Reframing the Racialization of Disabilities in Policy

Catherine Kramarczuk Voulgarides, Adai Tefera

Research output: Contribution to journalArticlepeer-review

6 Scopus citations


Racial disproportionality in special education is a deep seated and complex educational inequity plaguing the United States educational system. In this article we outline how the Individuals with Disabilities Education Act, although a civil rights based legislation, cannot sufficiently address racially disproportionate outcomes in special education. We argue that mandating equity through technical and procedural mandates cannot attend to the sociocultural and social contexts in which policy is appropriated to practice. We outline how symbolic changes to educational practice do not account for the effects of personal biases and the complexities associated with how race manifests in society and within policy mandates. We conclude with recommendations for third order change (Welner, 2001), which challenges practitioners to not just comply with educational policy but, to also reflect on their own capacities, beliefs and understandings of disproportionality within broader social and cultural contexts.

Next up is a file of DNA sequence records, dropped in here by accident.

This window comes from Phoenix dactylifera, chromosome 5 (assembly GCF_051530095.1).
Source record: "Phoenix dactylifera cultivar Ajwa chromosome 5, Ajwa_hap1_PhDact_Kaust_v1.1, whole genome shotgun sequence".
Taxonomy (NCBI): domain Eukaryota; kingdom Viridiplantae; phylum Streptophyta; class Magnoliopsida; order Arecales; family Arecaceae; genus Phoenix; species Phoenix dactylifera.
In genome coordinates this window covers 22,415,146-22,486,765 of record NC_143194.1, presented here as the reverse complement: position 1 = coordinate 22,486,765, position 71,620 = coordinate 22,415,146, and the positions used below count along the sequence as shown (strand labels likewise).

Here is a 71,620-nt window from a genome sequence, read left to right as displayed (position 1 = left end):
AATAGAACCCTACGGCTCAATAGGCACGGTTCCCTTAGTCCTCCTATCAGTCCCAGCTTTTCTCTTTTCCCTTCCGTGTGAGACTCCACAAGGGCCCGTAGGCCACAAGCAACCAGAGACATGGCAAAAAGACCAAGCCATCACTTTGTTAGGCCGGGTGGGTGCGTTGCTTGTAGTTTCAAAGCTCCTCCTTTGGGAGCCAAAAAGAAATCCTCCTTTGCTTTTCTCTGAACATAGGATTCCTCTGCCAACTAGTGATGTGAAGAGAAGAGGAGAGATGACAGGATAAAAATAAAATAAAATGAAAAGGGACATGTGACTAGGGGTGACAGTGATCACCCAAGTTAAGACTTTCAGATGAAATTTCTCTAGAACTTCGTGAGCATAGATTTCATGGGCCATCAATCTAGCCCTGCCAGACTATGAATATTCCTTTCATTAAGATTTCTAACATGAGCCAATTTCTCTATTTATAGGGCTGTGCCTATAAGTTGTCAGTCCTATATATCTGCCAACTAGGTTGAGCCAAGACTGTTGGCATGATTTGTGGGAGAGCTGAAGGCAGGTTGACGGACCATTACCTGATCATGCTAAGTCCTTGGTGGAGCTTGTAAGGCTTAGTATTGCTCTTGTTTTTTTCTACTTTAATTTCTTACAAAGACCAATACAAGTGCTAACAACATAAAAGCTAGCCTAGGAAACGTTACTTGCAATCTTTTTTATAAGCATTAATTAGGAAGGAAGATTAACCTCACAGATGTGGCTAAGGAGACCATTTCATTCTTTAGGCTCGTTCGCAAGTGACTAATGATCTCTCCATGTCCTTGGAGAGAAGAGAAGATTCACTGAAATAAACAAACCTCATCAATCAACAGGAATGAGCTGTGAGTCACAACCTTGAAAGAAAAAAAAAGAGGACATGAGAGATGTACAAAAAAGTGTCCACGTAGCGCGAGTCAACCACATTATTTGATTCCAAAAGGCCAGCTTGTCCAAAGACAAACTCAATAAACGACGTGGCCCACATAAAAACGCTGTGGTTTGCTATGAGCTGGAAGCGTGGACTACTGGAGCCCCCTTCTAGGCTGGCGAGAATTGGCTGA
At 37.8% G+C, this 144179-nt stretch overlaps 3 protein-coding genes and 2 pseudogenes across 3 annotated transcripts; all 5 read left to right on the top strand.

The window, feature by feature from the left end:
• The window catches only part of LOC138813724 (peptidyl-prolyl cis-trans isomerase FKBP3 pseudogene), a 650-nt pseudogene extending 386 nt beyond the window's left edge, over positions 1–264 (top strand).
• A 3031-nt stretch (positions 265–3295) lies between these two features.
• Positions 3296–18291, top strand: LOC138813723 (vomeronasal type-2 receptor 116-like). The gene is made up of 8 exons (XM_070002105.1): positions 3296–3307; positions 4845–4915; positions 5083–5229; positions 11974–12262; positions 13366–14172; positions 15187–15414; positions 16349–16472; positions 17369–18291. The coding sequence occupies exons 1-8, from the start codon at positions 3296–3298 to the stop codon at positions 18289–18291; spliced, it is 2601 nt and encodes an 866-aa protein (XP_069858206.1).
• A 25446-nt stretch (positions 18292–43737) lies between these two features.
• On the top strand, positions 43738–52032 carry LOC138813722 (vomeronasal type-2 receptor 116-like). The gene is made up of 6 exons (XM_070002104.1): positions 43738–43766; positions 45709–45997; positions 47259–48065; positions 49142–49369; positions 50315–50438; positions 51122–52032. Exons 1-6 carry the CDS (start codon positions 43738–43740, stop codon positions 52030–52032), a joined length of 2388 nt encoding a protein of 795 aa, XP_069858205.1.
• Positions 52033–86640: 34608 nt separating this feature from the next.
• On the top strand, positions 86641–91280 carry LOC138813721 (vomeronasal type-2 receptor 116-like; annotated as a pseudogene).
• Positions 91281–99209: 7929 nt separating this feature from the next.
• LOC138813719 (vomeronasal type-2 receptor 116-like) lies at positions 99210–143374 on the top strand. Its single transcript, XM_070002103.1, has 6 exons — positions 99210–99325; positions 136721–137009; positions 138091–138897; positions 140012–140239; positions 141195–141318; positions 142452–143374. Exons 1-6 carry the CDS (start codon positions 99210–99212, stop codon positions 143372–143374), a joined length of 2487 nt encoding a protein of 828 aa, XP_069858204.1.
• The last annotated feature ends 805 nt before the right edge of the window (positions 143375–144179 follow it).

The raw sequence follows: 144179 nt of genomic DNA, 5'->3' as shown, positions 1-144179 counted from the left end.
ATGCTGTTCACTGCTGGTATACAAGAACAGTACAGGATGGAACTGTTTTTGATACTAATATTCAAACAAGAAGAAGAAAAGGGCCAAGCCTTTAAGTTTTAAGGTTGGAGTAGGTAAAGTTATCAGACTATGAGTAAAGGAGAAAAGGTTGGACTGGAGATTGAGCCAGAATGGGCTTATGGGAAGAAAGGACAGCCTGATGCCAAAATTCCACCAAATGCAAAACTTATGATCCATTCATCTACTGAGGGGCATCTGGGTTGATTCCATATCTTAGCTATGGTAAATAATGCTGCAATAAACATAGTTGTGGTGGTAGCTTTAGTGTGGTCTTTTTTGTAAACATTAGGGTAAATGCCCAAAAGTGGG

Original languageEnglish (US)
Pages (from-to)161-168
Number of pages8
JournalTheory Into Practice
Issue number3
StatePublished - Jul 3 2017
Externally publishedYes

ASJC Scopus subject areas

  • Education


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